Viewed in this light, the seemingly successful policies of the past few decades helped set us up for the severity of the crisis we face today. The excessive risk-taking of the past decade was spurred on by the success of the Fed in moderating the costs to the economy of prior crises. The Fed’s earlier successes have led us to the current morass.

Unsurprisingly there turns out to be no magic bullet for eliminating the business cycle. Even a period of successful Fed management of the economy has its own potential dangers, the fruits of which we are seeing today. We can only hope that the tools the Federal Reserve and Treasury have at their disposal are up to the task of keeping our economy afloat as it works through the effects of the excessive risk-taking of the past quarter century.

David Strom is president of the Minnesota Free Market Institute.

Want to add your voice?

If you’re interested in joining the discussion by writing a Community Voices article, email Susan Albright at salbright [at] minnpost [dot] com.

Comments (3)

  1. Submitted by Tom Poe on 10/09/2008 - 09:57 am.

    Quite a fantastical take on our economy for the last 30 years, I must say. Deregulation, some would posit, is but regulation that favors a corporate welfare state. There are those who understand the last 30 years as the evolution of our corporate welfare state in the guise of deregulation. If we look closely, your attribution of fed management as “moderating” is really nothing more than corporate welfare at work, driven by an all-consuming need to transfer as much wealth to as few individuals as possible.

    Anyone who continues to advocate the free market, corporate welfare approach to economics, today, is truly living in la la land. Personally, I look at the last eight years as little more than a marauding band of raping and pillaging republicans. Good luck, David, with your free market institute, an institute that needs to close its doors. Maybe you can stand in line with your victims to eat dinner, later, at your nearest soup kitchen.

  2. Submitted by Brian Simon on 10/13/2008 - 03:50 pm.

    I have a different theory. I think there is a correlation between the level of regulation and the amplitude of the business cycles. After the last big crash – the great depression – the unfettered market was tamped down and tightly regulated. Under tight regulation, the business cycle still occurred, but without excessive highs or lows. By the time the 80s rolled around, the deregulation argument came into vogue – which allowed for both higher highs and lower lows. We didn’t heed the warning inherent in the tech bubble crash in 2000 – and continued to restrict regulation. In an extremely unfettered market the innovaters created these bizarre financial instruments (credit default swaps, tranched mortgages, etc) that allowed for even larger gains, and …. now we know, extremely large losses. As this mess is sorted out, we’ll likely see a renewed interest in regulation, which will dampen the business cycle – promoting slow steady growth over large booms & busts.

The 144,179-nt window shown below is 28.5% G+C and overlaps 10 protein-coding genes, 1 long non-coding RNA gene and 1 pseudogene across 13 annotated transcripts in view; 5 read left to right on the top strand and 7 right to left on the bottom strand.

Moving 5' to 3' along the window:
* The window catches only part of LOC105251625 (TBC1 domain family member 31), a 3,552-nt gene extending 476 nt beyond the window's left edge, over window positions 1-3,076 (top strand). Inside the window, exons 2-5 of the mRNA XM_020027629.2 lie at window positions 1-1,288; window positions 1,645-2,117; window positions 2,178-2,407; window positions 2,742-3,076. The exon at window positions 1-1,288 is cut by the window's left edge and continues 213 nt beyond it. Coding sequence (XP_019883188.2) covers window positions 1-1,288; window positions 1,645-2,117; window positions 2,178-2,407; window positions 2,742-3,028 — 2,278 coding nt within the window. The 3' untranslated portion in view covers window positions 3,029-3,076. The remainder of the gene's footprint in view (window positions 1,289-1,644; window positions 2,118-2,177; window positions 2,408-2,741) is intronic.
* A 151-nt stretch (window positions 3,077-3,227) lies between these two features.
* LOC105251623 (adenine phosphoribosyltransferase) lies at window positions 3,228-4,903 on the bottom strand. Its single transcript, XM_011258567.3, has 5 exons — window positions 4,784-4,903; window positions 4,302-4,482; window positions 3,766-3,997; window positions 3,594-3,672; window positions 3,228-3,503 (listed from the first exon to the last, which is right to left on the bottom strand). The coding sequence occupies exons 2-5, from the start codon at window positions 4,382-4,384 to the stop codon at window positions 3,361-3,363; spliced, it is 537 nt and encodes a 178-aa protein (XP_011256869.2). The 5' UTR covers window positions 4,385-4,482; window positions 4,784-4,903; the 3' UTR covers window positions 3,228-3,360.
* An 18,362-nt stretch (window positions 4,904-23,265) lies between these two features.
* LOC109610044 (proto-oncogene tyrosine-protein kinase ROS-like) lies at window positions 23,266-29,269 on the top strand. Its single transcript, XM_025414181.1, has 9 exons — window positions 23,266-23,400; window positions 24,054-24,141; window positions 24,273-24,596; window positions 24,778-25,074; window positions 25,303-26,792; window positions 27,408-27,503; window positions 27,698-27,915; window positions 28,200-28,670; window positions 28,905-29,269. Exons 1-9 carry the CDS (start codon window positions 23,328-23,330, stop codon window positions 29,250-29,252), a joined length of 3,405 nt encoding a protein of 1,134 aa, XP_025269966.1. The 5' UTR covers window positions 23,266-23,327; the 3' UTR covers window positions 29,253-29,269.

3. Submitted by Vonya Ereye on 10/13/2008 - 09:56 pm.

    What in the world does free markets have to do with corporate welfare? No one that understands and believes in free markets has any patience for corporate welfare. Tom is misguided and confused.

    This is a brilliant display of moderation and well put by Mr. Strom. However, when one goes into more in depth study to the downturns that did happen, you would learn that much of the fault will lie in pompous government thinking they know better and rather than simply protecting consumer end up punishing businesses to the point of harm, forcing downturns to last much longer than they would otherwise.

    This recent economic crisis does a pretty good job of debunking the more liberal assertion of trickle down economics being a fallacy. If you haven’t figured out through this crisis that economics trickles down, then you really have a screw loose.

    The money will always get into the hands of those smart enough and valuable enough to deserve it. Thanks to those people, our economy will always have investment, expansion, more prosperity for everyone (and not through income redistribution), jobs, the need and desire for goods and services beyond food and shelter and the quality of life that comes with it.

    Prosperity is not a government program. And it never will be.

Leave a Reply